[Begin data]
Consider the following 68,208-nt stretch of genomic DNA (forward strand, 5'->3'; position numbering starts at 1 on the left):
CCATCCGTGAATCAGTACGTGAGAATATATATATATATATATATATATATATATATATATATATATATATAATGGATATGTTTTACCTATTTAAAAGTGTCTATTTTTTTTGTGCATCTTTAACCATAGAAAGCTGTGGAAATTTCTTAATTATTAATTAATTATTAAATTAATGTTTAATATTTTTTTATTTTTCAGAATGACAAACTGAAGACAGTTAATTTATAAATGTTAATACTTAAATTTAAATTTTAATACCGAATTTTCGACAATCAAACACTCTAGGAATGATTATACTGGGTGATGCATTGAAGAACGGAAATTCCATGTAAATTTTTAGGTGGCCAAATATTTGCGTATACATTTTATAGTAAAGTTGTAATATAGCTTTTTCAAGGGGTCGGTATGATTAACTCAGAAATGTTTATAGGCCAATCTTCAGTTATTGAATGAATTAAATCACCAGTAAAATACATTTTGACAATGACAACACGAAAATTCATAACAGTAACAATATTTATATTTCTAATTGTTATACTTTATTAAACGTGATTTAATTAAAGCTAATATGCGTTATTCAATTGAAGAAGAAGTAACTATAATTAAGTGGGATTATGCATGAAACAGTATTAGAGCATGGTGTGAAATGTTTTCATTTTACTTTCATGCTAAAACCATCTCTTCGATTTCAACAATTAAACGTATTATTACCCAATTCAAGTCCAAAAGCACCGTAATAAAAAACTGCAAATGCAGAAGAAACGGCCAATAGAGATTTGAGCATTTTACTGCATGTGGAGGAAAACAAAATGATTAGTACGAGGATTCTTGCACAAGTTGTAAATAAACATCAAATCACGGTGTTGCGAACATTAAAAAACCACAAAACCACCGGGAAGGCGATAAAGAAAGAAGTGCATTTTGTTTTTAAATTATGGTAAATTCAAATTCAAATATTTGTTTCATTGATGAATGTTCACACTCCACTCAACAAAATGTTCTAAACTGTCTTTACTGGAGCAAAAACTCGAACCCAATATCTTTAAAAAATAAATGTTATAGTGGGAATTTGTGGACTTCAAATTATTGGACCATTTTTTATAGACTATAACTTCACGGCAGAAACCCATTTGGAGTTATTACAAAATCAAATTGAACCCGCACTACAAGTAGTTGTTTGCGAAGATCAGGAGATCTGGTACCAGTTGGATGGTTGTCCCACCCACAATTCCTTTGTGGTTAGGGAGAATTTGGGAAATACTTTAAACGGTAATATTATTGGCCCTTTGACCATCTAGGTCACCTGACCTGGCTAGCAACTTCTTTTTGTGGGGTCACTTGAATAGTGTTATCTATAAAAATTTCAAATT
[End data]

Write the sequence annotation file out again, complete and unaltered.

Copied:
Consider the following 68,208-nt stretch of genomic DNA (forward strand, 5'->3'; position numbering starts at 1 on the left):
CCATCCGTGAATCAGTACGTGAGAATATATATATATATATATATATATATATATATATATATATATATATAATGGATATGTTTTACCTATTTAAAAGTGTCTATTTTTTTTGTGCATCTTTAACCATAGAAAGCTGTGGAAATTTCTTAATTATTAATTAATTATTAAATTAATGTTTAATATTTTTTTATTTTTCAGAATGACAAACTGAAGACAGTTAATTTATAAATGTTAATACTTAAATTTAAATTTTAATACCGAATTTTCGACAATCAAACACTCTAGGAATGATTATACTGGGTGATGCATTGAAGAACGGAAATTCCATGTAAATTTTTAGGTGGCCAAATATTTGCGTATACATTTTATAGTAAAGTTGTAATATAGCTTTTTCAAGGGGTCGGTATGATTAACTCAGAAATGTTTATAGGCCAATCTTCAGTTATTGAATGAATTAAATCACCAGTAAAATACATTTTGACAATGACAACACGAAAATTCATAACAGTAACAATATTTATATTTCTAATTGTTATACTTTATTAAACGTGATTTAATTAAAGCTAATATGCGTTATTCAATTGAAGAAGAAGTAACTATAATTAAGTGGGATTATGCATGAAACAGTATTAGAGCATGGTGTGAAATGTTTTCATTTTACTTTCATGCTAAAACCATCTCTTCGATTTCAACAATTAAACGTATTATTACCCAATTCAAGTCCAAAAGCACCGTAATAAAAAACTGCAAATGCAGAAGAAACGGCCAATAGAGATTTGAGCATTTTACTGCATGTGGAGGAAAACAAAATGATTAGTACGAGGATTCTTGCACAAGTTGTAAATAAACATCAAATCACGGTGTTGCGAACATTAAAAAACCACAAAACCACCGGGAAGGCGATAAAGAAAGAAGTGCATTTTGTTTTTAAATTATGGTAAATTCAAATTCAAATATTTGTTTCATTGATGAATGTTCACACTCCACTCAACAAAATGTTCTAAACTGTCTTTACTGGAGCAAAAACTCGAACCCAATATCTTTAAAAAATAAATGTTATAGTGGGAATTTGTGGACTTCAAATTATTGGACCATTTTTTATAGACTATAACTTCACGGCAGAAACCCATTTGGAGTTATTACAAAATCAAATTGAACCCGCACTACAAGTAGTTGTTTGCGAAGATCAGGAGATCTGGTACCAGTTGGATGGTTGTCCCACCCACAATTCCTTTGTGGTTAGGGAGAATTTGGGAAATACTTTAAACGGTAATATTATTGGCCCTTTGACCATCTAGGTCACCTGACCTGGCTAGCAACTTCTTTTTGTGGGGTCACTTGAATAGTGTTATCTATAAAAATTTCAAATT